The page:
Being spread across different geographies, you lose the luxury of grabbing an open conference room and “tossing ideas on the whiteboard to see what sticks.” This could stymy collaboration — a crucial aspect of strong teamwork. Thanks to something called “the internet” we collaborate from the comfort of our breakfast nook or screened porch.

DockYard uses Google Docs, but there are many options out there; the key is consistent use of collaborative platforms: share meeting agendas with attendees and encourage their input, take notes online so others see them evolve, or sketch out concepts via virtual whiteboards. Not only does this provide free-flowing collaboration, it improves the process. Gone is the “who is taking notes?”/not-it mamba! You record as you brainstorm. It’s iterative and efficient!

5. Document Your Achievements

Someone once said: “Life moves pretty fast. If you don’t stop and look around once in a while, you could miss it.” It’s never more true than at work. You probably do two to three awesome things a week, but if I asked you right this minute for one, could you think of any? Probably not. Solution: create infrastructure to track it. Every Friday my calendar asks “Any accomplishments this week?” and I protect 15-minutes to really consider the question. I record whatever I think of during these super-uncomfortable, self-congratulatory reflections. Icky? Maybe. But get beyond that to see the value and learn about yourself. This sometimes provides those “aha!” moments to figure out what to be when you grow up. Or if you even should.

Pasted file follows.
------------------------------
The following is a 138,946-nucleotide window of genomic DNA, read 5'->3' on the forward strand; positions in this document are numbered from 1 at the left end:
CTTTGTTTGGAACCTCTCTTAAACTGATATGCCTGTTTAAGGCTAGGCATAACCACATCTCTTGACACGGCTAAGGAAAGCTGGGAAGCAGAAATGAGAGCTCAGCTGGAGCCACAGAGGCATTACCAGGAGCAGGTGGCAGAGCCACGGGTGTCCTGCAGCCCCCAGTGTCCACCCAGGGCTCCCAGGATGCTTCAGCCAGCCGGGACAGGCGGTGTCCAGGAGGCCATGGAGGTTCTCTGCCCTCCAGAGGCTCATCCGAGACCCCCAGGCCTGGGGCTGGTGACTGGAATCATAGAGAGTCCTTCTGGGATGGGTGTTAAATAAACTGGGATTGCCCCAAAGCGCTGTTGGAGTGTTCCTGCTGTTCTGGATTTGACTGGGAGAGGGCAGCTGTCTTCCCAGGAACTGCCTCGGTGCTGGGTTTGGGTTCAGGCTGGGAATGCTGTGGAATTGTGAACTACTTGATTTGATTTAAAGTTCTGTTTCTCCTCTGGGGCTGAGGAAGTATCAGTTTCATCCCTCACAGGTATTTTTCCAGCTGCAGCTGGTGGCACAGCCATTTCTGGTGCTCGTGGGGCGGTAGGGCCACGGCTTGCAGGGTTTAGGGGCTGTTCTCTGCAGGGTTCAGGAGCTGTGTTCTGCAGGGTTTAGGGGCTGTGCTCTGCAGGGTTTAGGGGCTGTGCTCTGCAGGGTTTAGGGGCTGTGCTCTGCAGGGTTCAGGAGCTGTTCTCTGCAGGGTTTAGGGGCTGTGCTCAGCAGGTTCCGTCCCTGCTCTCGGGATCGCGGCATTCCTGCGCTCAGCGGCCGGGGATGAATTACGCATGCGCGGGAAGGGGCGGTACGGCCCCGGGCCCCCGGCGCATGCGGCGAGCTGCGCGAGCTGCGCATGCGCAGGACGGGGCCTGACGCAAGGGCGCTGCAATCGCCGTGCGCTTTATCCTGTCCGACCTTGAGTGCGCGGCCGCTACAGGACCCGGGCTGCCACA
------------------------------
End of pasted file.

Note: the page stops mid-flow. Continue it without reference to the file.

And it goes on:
At the end of the day, project management is as much about understanding people as it is about workflows. While you may not share a physical space with your teammates, know that you can be just as productive and collaborative when you convey your personality digitally by using the right tools, make space for team bonding, create a culture of feedback, and remember to celebrate the wins — both big and small!

DockYard is a digital product agency offering custom software, mobile, and web application development consulting. We provide exceptional professional services in strategy, user experience, design, and full stack engineering using Ember.js, React.js, Ruby, and Elixir. With a nationwide staff, we’ve got consultants in key markets across the United States, including San Francisco, Los Angeles, Denver, Chicago, Austin, New York, and Boston.